My mother, May Williams (as she was then), completed a one-year midwifery course at Mildmay Mission Hospital in the late 1920s. She had completed a three-year course at a non-conformist theological college in Wales and was undertaking practical training in preparation for missionary work in Africa.
She was a remarkable woman with considerable linguistic ability. She learnt, as a Welsh speaker, English, Spanish and French together with several African dialects and eventually, at a mission school for the blind, Braille.
It is nice, and I'm sure it would please her, to still be remembered in a place where she had so much enjoyment and satisfaction, almost sixty years after her death.
My mother served in the mission field for 20 years with my father, John Stanly Lougher, who she had met at college, in Nigeria first, and then in the Belgian Congo* until the start of the Second World War.
After the war, they moved to Northern Rhodesia**. My sister's and my education meant they had to leave their remote mission station after five years and move to the Copperbelt*** where my mother was employed as a women's welfare officer, teaching and training the wives of African miners whilst my father continued to preach the gospel and be a prison visitor.
My parents had many adventures and were sometimes in considerable danger, from disease and wild animals, but all this they took for granted and clearly loved being together and serving Africa.
I was sad, as a professional historian (I have a Doctorate in history) to hear that many of Mildmay's records have been lost. it was almost a miracle, the way that we suddenly came across so much information about my parents, long after my mother's death. We were going through old papers when we cam across a grey file and on opening it, found it contained copies of my mother's letters and reports from the mission filed to sponsoring congregations back home. I am currently editing this archive with my husband for the family, so that their lives will be remembered after we have gone.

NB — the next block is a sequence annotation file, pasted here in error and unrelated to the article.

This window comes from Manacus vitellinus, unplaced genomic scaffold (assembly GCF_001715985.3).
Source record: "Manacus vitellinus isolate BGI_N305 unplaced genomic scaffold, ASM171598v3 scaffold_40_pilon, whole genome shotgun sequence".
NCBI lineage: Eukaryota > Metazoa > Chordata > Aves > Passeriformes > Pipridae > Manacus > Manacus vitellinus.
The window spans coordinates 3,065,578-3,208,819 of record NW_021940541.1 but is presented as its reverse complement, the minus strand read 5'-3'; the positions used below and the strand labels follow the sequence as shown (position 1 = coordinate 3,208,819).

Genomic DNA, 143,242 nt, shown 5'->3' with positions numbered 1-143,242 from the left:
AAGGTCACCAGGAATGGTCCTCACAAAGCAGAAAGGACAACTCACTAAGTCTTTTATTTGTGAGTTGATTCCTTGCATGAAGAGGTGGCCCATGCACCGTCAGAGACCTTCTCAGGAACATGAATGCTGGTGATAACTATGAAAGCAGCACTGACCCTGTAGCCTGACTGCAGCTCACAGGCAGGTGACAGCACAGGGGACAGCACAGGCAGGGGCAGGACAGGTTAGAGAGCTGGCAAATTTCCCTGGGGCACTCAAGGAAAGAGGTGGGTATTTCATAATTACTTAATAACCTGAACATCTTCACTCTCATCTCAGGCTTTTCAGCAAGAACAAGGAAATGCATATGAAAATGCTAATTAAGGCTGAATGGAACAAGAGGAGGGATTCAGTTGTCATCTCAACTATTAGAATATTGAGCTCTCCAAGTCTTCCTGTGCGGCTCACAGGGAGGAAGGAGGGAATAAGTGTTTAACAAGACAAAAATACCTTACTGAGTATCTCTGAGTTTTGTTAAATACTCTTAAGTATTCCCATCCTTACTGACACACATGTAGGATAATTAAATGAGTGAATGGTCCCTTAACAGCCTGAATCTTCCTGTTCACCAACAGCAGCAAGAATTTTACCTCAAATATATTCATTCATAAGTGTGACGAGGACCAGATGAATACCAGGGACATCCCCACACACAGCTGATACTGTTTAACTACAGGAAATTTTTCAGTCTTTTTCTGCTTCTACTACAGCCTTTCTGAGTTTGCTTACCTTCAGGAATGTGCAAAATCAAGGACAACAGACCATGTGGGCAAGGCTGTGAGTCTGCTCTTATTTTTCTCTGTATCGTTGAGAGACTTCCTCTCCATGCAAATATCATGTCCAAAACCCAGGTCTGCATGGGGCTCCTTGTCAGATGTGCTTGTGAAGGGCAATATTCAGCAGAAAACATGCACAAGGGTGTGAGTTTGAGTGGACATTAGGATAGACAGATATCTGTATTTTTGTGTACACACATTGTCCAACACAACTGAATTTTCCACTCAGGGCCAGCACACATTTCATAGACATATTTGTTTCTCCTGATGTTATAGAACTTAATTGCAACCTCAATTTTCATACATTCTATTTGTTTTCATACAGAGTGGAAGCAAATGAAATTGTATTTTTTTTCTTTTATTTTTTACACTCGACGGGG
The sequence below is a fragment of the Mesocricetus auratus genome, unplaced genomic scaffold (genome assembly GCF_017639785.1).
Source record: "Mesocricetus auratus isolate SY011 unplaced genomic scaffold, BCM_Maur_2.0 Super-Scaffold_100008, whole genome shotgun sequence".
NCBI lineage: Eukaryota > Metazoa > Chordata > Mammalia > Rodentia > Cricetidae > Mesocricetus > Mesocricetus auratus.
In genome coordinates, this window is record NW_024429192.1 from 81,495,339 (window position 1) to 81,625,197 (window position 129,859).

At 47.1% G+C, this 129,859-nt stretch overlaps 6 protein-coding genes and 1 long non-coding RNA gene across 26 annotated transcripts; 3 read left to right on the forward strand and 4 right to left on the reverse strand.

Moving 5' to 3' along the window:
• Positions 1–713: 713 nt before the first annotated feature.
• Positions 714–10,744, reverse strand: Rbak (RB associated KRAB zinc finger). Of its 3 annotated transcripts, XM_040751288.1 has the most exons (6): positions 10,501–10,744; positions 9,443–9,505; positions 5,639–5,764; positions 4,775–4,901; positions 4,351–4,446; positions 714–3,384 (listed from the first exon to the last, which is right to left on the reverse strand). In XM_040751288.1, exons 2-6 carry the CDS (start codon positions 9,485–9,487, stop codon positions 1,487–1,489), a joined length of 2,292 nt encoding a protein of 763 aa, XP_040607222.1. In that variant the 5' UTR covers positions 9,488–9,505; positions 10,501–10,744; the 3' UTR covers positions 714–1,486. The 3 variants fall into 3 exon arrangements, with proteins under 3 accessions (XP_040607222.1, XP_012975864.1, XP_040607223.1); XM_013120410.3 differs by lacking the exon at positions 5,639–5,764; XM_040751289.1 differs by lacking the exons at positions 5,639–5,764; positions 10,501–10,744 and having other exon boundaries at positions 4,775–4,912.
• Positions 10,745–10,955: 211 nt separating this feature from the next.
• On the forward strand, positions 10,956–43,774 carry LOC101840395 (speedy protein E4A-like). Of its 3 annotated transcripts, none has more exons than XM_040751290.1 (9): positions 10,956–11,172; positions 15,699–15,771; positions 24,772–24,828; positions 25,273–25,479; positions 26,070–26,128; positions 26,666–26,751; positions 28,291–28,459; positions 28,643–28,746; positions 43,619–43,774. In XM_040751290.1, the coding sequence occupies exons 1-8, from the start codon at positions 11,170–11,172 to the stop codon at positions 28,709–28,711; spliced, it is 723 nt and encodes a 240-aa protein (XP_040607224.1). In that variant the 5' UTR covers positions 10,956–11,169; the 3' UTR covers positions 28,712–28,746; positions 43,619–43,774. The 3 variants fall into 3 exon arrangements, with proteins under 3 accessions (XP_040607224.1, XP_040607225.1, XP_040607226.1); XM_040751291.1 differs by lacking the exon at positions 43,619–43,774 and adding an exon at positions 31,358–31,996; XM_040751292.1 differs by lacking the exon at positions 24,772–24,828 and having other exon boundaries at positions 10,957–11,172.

P F-S PhD
*The Belgian Congo was a Belgian colony in Central Africa from 1908 until independence in 1960. The former colony adopted its present name, the Democratic Republic of the Congo (DRC), in 1964.
**Northern Rhodesia was a British protectorate in south central Africa, now the independent country of Zambia.
***The Copperbelt is a natural region in Central Africa which sits on the border region between northern Zambia and the southern Democratic Republic of Congo. It is known for copper mining.
"She died in 1963, aged 56. This photo, which is presumably her graduation photograph on successful completion of her course, came to light whilst turning through a batch of old papers recently."